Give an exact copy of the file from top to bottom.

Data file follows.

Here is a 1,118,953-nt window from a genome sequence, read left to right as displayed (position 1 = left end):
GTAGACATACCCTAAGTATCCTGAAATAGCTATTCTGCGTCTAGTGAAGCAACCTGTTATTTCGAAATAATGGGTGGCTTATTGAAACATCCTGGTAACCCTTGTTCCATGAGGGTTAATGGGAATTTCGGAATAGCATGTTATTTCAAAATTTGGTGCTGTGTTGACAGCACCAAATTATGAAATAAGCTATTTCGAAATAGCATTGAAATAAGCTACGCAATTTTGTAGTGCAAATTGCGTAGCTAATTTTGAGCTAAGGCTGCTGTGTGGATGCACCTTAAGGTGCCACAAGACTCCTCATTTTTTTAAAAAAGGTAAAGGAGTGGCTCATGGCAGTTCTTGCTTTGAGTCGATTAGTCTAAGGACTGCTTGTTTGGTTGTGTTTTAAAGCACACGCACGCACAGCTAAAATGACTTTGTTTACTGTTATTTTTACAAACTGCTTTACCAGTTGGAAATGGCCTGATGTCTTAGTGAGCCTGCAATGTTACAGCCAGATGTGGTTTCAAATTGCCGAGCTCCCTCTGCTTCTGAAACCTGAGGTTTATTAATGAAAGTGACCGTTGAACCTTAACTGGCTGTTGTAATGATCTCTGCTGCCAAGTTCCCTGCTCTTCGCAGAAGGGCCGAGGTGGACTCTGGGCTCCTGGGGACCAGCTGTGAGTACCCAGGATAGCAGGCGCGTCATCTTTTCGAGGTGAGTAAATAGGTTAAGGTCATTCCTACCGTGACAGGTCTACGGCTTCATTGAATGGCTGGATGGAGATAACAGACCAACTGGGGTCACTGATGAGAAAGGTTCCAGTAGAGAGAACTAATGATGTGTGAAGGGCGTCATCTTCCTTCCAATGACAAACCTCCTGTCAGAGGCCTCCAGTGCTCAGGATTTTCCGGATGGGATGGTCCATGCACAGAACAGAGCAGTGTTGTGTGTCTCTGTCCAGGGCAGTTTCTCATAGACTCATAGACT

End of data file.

Here is a 1,118,953-nt window from a genome sequence, read left to right as displayed (position 1 = left end):
GTAGACATACCCTAAGTATCCTGAAATAGCTATTCTGCGTCTAGTGAAGCAACCTGTTATTTCGAAATAATGGGTGGCTTATTGAAACATCCTGGTAACCCTTGTTCCATGAGGGTTAATGGGAATTTCGGAATAGCATGTTATTTCAAAATTTGGTGCTGTGTTGACAGCACCAAATTATGAAATAAGCTATTTCGAAATAGCATTGAAATAAGCTACGCAATTTTGTAGTGCAAATTGCGTAGCTAATTTTGAGCTAAGGCTGCTGTGTGGATGCACCTTAAGGTGCCACAAGACTCCTCATTTTTTTAAAAAAGGTAAAGGAGTGGCTCATGGCAGTTCTTGCTTTGAGTCGATTAGTCTAAGGACTGCTTGTTTGGTTGTGTTTTAAAGCACACGCACGCACAGCTAAAATGACTTTGTTTACTGTTATTTTTACAAACTGCTTTACCAGTTGGAAATGGCCTGATGTCTTAGTGAGCCTGCAATGTTACAGCCAGATGTGGTTTCAAATTGCCGAGCTCCCTCTGCTTCTGAAACCTGAGGTTTATTAATGAAAGTGACCGTTGAACCTTAACTGGCTGTTGTAATGATCTCTGCTGCCAAGTTCCCTGCTCTTCGCAGAAGGGCCGAGGTGGACTCTGGGCTCCTGGGGACCAGCTGTGAGTACCCAGGATAGCAGGCGCGTCATCTTTTCGAGGTGAGTAAATAGGTTAAGGTCATTCCTACCGTGACAGGTCTACGGCTTCATTGAATGGCTGGATGGAGATAACAGACCAACTGGGGTCACTGATGAGAAAGGTTCCAGTAGAGAGAACTAATGATGTGTGAAGGGCGTCATCTTCCTTCCAATGACAAACCTCCTGTCAGAGGCCTCCAGTGCTCAGGATTTTCCGGATGGGATGGTCCATGCACAGAACAGAGCAGTGTTGTGTGTCTCTGTCCAGGGCAGTTTCTCATAGACTCATAGACT